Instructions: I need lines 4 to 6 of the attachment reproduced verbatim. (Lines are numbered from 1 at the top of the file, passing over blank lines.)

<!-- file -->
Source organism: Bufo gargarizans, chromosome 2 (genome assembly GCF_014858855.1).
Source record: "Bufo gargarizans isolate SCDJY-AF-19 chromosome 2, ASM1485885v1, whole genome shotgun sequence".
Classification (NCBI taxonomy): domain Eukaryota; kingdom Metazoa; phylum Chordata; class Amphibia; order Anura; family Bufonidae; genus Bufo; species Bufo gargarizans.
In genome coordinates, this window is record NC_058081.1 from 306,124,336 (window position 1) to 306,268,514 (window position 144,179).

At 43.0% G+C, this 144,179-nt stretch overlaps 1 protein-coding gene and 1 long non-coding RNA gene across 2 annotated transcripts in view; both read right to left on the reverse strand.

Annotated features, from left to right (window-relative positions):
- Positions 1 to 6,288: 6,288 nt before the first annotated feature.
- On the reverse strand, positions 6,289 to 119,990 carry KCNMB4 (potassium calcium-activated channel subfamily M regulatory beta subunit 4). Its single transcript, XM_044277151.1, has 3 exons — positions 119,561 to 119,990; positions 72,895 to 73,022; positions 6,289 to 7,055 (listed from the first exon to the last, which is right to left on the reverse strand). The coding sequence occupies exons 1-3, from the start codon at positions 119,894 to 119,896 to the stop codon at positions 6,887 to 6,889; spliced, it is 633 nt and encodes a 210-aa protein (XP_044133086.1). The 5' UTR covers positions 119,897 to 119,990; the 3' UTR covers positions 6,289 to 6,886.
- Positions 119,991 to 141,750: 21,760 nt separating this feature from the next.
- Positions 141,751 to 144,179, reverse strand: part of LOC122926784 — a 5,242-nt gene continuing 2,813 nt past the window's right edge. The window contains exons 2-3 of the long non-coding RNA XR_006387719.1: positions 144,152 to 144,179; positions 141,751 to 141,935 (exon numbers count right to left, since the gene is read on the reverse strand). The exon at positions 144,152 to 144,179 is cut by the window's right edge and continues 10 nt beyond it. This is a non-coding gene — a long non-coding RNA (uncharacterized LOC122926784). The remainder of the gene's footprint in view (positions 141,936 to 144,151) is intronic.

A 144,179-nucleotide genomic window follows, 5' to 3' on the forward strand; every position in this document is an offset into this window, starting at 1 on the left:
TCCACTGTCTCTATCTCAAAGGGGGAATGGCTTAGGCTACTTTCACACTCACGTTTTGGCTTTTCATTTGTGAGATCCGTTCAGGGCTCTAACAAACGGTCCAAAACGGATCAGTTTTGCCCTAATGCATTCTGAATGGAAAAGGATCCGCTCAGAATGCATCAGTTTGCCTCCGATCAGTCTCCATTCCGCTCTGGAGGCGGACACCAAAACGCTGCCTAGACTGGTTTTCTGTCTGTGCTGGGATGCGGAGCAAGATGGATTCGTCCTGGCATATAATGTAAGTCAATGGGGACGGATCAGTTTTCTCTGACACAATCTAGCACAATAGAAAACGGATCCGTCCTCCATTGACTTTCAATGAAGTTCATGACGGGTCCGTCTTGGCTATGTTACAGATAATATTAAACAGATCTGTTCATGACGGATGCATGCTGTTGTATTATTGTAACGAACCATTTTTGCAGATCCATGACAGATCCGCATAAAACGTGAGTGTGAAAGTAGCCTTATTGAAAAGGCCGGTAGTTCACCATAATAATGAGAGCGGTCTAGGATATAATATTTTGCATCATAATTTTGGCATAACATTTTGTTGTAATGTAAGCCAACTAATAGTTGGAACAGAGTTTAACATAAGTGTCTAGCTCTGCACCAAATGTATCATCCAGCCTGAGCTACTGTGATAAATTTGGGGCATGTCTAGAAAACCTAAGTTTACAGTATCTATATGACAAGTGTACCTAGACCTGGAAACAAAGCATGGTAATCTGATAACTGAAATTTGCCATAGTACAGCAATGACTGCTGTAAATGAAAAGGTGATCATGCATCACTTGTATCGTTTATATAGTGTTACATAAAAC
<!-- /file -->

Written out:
In genome coordinates, this window is record NC_058081.1 from 306,124,336 (window position 1) to 306,268,514 (window position 144,179).

At 43.0% G+C, this 144,179-nt stretch overlaps 1 protein-coding gene and 1 long non-coding RNA gene across 2 annotated transcripts in view; both read right to left on the reverse strand.

Annotated features, from left to right (window-relative positions):